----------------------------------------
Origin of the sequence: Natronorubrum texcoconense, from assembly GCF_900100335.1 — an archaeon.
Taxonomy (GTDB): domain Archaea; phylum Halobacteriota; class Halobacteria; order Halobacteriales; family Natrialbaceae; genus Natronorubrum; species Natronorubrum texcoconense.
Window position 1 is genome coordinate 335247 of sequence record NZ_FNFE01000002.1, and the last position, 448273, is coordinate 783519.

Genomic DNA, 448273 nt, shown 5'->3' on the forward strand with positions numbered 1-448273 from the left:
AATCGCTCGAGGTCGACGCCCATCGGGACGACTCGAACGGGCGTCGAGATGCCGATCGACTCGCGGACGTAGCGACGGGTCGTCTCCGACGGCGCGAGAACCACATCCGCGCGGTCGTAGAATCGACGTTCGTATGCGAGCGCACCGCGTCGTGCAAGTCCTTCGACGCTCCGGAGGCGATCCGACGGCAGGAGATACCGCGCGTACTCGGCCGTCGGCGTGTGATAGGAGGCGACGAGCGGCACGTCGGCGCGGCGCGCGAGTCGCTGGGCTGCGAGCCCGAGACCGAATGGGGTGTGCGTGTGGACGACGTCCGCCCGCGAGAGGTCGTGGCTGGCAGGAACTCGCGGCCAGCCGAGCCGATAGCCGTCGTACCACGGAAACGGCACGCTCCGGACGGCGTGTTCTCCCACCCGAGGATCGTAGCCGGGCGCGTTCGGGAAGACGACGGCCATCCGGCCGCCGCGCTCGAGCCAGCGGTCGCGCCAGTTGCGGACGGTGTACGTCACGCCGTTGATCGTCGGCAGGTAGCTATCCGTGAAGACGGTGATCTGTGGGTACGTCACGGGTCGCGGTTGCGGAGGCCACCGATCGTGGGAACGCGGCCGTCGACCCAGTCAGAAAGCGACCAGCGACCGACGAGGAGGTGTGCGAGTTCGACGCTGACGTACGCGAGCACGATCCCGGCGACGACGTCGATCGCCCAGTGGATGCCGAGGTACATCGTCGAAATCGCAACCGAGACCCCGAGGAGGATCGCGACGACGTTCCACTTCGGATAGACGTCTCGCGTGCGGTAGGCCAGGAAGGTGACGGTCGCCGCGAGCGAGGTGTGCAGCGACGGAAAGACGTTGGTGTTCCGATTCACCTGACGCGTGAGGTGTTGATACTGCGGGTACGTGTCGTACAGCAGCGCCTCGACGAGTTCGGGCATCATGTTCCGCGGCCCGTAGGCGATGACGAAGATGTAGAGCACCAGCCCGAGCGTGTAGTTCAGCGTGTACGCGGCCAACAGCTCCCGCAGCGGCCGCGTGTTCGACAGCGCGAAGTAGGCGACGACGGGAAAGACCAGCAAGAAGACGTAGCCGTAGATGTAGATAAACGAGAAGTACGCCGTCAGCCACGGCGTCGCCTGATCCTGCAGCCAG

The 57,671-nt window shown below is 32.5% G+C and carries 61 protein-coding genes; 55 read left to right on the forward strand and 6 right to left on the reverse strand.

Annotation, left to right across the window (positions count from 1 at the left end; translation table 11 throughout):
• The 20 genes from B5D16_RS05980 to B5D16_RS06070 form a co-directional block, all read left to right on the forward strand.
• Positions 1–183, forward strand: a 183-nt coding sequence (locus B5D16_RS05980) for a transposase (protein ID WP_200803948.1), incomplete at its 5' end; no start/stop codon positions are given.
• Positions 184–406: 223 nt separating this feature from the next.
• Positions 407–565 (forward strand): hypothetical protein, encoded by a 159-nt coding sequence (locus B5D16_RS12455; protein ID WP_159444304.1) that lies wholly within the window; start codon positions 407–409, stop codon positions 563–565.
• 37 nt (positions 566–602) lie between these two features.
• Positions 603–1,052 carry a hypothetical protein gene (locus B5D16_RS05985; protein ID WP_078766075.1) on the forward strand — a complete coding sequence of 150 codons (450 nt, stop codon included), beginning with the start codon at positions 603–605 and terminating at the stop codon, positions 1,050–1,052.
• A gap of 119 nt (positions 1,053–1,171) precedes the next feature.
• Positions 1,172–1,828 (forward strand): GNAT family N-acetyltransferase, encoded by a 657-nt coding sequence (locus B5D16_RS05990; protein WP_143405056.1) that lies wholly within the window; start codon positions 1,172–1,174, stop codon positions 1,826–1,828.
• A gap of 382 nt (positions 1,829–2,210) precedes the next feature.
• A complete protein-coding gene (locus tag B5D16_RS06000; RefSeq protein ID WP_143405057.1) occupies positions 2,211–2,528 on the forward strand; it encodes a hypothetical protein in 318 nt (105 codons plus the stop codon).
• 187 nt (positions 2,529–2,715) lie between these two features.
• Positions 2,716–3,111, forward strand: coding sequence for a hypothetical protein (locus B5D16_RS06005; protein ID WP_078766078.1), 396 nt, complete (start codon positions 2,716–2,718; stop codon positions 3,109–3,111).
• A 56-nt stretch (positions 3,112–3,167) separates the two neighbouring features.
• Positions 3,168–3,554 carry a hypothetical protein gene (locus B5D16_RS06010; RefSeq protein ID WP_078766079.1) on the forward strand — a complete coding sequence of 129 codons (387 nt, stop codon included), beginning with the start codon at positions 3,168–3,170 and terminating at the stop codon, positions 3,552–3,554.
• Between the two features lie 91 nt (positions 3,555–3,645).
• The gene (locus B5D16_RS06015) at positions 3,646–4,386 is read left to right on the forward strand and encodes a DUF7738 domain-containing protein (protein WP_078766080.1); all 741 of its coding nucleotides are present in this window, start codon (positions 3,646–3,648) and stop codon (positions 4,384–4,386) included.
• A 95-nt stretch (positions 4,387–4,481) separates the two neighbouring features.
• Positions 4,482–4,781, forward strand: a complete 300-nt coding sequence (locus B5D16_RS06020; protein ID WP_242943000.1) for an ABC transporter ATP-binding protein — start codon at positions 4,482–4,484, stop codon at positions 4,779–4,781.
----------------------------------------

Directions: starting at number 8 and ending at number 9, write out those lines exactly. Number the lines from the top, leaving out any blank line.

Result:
• The 20 genes from B5D16_RS05980 to B5D16_RS06070 form a co-directional block, all read left to right on the forward strand.
• Positions 1–183, forward strand: a 183-nt coding sequence (locus B5D16_RS05980) for a transposase (protein ID WP_200803948.1), incomplete at its 5' end; no start/stop codon positions are given.